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  • The U.S. Shale Oil Miracle Disappears [View article]
    If Intek was wrong once, they could be wrong again. Look folks, as a geologist I can tell you what we DON'T KNOW is a lot more than what we do about tight oil extraction. Pundits like Mr. Martenson predicted George Mitchel would go broke in the Barnet Shale, drilling in North Dakota was lunacy and Eagle Ford was just a gas play. The technology being used today is quantum leaps ahead of what it was three(3) years ago to extract oil and gas from tight geologic formations. Yes, decline rates are high but this is more like mining than conventional oil recovery. As the technology used to "crack the code" of highly variable and different geologic formations improves, more efficient recovery rates will emerge. Just look at the current ROR's in the Permian 60%+. The Permian Basin technically recoverable reserves have not been fully understood and could potentially replace the lost barrels in the Monterey. And for those that point to reduced rig count and lower than expected Natural Gas production, I would only point out that you don't produce gas if there is insufficient pipeline capacity to take it away. That's why Bakken and Eagle Ford have thermal signatures off the chart as seen from space due to flaring of nat gas that has nowhere to go. And "rig efficiency" have jumped over 500% since 2007 in horizontal plays. Look at Southwestern Energy's shareholder presentations to get an idea of how efficient rig utilization has become. More efficient rig utilization means less rigs to produce more drill bit hydrocarbons.

    I am not loosing any sleep over this announcement and believe the US+Canada+Mexico will be energy independent by 2025. Too bad for the tree huggers. Their dream of $200/bbl oil making wind and solar economical just went up in a puff of.....gas!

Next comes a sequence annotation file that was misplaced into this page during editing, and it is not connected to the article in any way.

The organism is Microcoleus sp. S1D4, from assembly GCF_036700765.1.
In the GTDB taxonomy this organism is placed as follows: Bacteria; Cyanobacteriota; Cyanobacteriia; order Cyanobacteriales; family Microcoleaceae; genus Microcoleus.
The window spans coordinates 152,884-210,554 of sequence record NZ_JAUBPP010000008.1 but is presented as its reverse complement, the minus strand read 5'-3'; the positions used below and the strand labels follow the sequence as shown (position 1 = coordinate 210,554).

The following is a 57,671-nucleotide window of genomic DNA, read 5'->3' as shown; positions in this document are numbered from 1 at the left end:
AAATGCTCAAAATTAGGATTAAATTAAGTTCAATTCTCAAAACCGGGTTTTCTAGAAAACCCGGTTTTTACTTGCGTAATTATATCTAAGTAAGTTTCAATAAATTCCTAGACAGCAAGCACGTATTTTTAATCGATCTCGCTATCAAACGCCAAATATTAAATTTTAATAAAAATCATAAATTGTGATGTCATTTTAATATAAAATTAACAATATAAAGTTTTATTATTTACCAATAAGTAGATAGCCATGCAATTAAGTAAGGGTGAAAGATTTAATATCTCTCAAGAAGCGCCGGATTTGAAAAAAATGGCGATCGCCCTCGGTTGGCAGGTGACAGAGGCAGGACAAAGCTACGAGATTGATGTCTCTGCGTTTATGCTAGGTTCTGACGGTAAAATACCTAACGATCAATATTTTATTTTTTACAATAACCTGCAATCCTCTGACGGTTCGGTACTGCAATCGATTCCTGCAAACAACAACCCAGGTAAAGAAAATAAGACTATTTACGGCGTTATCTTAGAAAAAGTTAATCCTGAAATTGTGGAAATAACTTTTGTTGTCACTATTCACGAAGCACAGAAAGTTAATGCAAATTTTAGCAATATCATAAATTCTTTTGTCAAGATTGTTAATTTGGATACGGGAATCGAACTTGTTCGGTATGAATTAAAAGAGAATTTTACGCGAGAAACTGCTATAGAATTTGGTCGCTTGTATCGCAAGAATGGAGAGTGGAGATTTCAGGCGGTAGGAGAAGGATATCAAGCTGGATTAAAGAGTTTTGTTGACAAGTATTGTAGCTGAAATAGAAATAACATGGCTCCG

May 25 03:16 PM | 7 Likes Like |Link to Comment
  • Impact Of U.S. Oil And Gas Shale Revolutions Wide-Reaching [View article]
    Thank you Jennifer for all your very insightful and thought provoking articles. How do you see the exploitation of shale oil and gas progressing in China (deep dry gas), India, Indonesia, Eastern Russian Siberia, Argentina and the other myriad places where tight oil & gas is thought to exist? Are there any good estimates out there which catalogue both technical recoverable resources and economically recoverable reserves in those places? Just pointing me in the right direction would be appreciated.
    Mar 15 11:18 AM | Likes Like |Link to Comment
  • Will Consumers Accept An Aluminum Ford F-Series? [View article]
    I use my Ram 3500 for towing and a lot of people use their trucks in this way. A lighter truck is NOT always better. Less weight means less ground pressure and less traction on wet pavement, ice, snow, hills and dirt roads. How many out there know of people who put sand bags in the back of their pickups for increased traction. Weight = traction. Locomotives are designed that way to insure the wheels don't slip when going up a grade or on wet rails. For everyday non-commercial use, the aluminum truck concept is great but in a commercial or towing application I have my doubts.
    Jan 16 09:45 PM | 3 Likes Like |Link to Comment
  • Lobbying fight to lift U.S. oil export battle gaining momentum [View news story]